Book Review: Primo Levi’s Resistance

Primo Levi’s Resistance:  Rebels And Collaborators In Occupied Italy, by Sergio Luzzatto

It is striking, and something I did not know until reading this book, that the place of Primo Levi’s short and spectacularly unsuccessful career as a partisan against the Germans and the Fascist Republic of Salo took place in the only part of Italy I know well from my own travels, the Val d’Aosta, not far away from the City of Aosta where in 2004 my girlfriend at the time and I (along with her parents) spent an enjoyable afternoon of driving around and looking for an early dinner while we were attending the Feast of Tabernacles in nearby Annecy, France.  I’m not sure if there is any significance in this striking coincidence, but all the same it certainly allowed me to visualize this book and its complex and impressive story about the Italian resistance and efforts to counter it in this particular region.  Although the story has seldom been told, and probably never with the detail told here, the author of this book manages to take an allusive set of lines in Levi’s memoir The Periodic Table and turn it into a research project of considerable subtlety in understanding the nature of the Italian resistance.

This book is just over 200 pages, but manages to preserve a sense of drama throughout as the author discusses his own efforts at researching the Italian resistance and its aftermath in the Aosta Valley region.  The author begins with a prefatory note to English readers about the historical context of the Italian resistance in the overthrow of Mussolini and the resulting German invasion of Italy when Italy sued for peace in 1943 after the invasion of Sicily and a prologue about the allusive lines in Levi’s memoir that led the author to research the subject.  After that there is a discussion about the invention of the resistance that Levi talked about and how it came about (1).  The author notes that the early resistance was part partisan and part bandit (2) and that this included some rough justice being delivered to those who were a bit too undisciplined.  After that the author discusses the snowy dawn when Levi and a few others were captured thanks to the efforts of a turncoat (3), and the way that the torch was passed from Levi and other early partisans to later ones who would carry on the resistance (4).  The author talks about the abortive efforts for justice and revenge against the Fascists of Salo after the liberation of Italy (5).  A couple of chapters look at the efforts to try Cagni, the turncoat and professional traitor for his crimes (6,7) before the effects of the winds of pardon that sought to turn Italy into a bulwark of anticommunism (8), which allows Cagni to betray his former fascist allies as an American agent provocateur.  Then the author moves on to discuss the explanation of the death of the two young people to their relatives (9) and the effect of the burden of Levi’s partisan experience on his later writing (10).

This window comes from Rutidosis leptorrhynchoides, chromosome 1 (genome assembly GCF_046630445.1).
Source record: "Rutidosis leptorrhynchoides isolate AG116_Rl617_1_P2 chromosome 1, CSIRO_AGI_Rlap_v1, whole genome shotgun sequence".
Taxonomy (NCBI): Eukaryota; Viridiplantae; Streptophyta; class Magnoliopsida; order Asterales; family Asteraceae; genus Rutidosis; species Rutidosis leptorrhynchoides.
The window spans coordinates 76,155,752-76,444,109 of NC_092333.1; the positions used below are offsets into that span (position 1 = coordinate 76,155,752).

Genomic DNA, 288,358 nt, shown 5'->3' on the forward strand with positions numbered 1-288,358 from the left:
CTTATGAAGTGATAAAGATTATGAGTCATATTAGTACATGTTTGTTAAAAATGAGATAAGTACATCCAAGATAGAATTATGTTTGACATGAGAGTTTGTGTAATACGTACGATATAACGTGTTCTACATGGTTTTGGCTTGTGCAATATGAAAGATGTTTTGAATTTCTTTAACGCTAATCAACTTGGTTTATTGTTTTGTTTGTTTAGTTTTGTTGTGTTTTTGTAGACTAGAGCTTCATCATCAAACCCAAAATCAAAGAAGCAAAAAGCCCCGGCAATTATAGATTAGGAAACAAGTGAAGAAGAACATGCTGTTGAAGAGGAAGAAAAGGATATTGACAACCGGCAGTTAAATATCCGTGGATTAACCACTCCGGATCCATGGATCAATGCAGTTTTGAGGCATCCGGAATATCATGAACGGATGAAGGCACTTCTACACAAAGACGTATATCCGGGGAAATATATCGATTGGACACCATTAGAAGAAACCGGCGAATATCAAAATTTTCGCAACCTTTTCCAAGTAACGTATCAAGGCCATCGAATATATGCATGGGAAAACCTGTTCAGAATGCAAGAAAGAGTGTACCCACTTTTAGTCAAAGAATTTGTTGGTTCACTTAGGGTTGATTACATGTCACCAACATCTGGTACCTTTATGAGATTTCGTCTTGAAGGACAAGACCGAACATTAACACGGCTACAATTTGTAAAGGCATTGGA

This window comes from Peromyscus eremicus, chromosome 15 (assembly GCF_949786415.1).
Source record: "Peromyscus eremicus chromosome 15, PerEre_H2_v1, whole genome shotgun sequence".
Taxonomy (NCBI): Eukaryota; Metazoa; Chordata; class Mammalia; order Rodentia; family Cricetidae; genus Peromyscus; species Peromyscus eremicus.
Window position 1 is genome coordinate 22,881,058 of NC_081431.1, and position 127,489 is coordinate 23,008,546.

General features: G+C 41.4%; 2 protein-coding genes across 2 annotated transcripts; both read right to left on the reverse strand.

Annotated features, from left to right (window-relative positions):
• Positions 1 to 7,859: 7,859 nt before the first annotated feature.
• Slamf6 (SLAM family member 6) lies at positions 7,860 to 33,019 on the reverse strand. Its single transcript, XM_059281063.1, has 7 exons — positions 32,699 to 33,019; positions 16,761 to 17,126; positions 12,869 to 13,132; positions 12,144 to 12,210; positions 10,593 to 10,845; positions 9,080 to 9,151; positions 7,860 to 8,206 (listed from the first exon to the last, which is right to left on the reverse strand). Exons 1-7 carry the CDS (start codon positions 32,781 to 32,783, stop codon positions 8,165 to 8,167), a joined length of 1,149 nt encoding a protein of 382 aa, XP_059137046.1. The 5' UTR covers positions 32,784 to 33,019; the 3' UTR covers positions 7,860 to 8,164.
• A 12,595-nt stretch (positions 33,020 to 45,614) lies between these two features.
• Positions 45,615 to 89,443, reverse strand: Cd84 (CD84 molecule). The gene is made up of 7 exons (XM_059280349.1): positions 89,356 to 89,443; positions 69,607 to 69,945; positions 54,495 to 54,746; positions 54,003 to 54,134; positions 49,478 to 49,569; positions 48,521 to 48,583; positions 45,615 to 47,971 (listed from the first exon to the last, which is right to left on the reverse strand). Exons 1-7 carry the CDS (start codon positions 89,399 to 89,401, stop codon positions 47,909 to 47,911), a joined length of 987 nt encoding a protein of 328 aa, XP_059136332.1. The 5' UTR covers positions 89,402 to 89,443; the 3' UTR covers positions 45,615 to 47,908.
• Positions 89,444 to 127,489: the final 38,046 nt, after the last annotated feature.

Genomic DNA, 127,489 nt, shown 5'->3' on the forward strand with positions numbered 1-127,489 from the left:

Obviously, this book is most of interest to readers who appreciate the writing of Primo Levi.  If you are not well-versed in Levi’s writings or do not wish to be, there is likely little reason to be interested in the goings on of a small band of partisan rebels and writing about them in a remote part of Italy during World War II.  The Italian resistance is not well known and unless one has a personal stake in the matter it is likely that few people will be familiar with it.  That said, this is a fascinating story about a complex set of problems that includes the difficulties of waging and fighting guerrilla warfare, the issue of partisan justice, and the way that settling scores and providing justice in the aftermath of civil war is often undercut by the desire to return to normalcy as soon as possible, which leads to many guilty people being pardoned and much just action being undone because it would preserve the civil discord that previously reigned.  Although it is a tale with a small set of main characters, the book is a compelling one that provides a fascinating entry into the study of the Italian resistance as a whole as well as a great deal of insight into the complexities of Italian politics in the postwar period.

About nathanalbright

I'm a person with diverse interests who loves to read. If you want to know something about me, just ask.
This entry was posted in Book Reviews, History, Military History and tagged , , , . Bookmark the permalink.

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